Data-Sharing Is Critical

The real audience of the report, according to Valencia, are policymakers, and a good first step for US lawmakers would be to consider requiring data-sharing. While he says it would be good to have data from patients, that's not the most important type of data that is needed right now. Instead, Valencia says, the health-care system needs data on physicians, hospitals and medical procedures, and how much those procedures cost and how well they perform.

 

"Health care right now is a bit of a black box in terms of what things cost, in terms of the quality of an individual care provider, the results or outcomes of a specific procedure," he said. "So one of the things that we need to do is, if we're going to identify value based on a specific condition, there's going to be procedures that are required to treat that condition, we need to know how they're done, whether not they are done well, how long they take, and we need a lot of that sort of data."

 

However, he says, currently there is not a lot of incentive for that kind of data to be shared, and overcoming aversion to sharing that data is the first step in creating a value-based health-care model.

 

Beyond selling industry stakeholders on a value-based health-care system are also basic logistical hurdles, including making sure medical devices are not vulnerable to potential cybersecurity threats and that they can store and transmit data that protects patient privacy.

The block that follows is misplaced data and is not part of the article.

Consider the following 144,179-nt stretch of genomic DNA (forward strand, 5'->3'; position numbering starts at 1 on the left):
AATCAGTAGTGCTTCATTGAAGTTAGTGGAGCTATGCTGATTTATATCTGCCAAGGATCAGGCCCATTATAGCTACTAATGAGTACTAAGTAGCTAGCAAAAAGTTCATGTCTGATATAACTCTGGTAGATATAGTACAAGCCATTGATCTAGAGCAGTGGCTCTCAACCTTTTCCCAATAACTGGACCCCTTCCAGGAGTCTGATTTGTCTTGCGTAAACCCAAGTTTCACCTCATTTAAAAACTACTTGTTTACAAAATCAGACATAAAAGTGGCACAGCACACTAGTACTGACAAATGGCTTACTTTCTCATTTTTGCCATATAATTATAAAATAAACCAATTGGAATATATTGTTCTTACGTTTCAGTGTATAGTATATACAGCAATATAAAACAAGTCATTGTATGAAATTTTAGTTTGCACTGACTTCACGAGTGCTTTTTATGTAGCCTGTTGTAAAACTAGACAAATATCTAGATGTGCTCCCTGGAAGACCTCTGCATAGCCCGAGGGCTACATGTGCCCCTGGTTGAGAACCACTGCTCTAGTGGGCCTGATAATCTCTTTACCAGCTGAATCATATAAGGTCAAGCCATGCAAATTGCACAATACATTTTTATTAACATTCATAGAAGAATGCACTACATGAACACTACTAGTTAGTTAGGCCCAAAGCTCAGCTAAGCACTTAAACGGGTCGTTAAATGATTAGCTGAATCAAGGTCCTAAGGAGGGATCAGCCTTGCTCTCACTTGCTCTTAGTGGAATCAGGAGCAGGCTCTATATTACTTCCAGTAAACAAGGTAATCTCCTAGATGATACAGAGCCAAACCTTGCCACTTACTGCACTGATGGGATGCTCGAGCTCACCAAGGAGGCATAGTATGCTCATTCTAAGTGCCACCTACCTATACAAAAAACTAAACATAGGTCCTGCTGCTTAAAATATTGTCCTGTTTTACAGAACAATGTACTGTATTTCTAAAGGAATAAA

Valencia says Qualcomm already has experience storing and transporting data that goes beyond compliancy requirements and the Health Insurance Portability and Accountability Act (HIPAA), and the firm has been active in ensuring their chips are secure from malicious hackers.

 

"One of the things we've been doing for twenty-odd years is creating secure communications all the way down into the chipset," he said. "In fact, we have a small business at Qualcomm that a lot of people don't know about that is a cybersecurity business where we provide all of the secure communications to the US government, so we know a thing or two about that."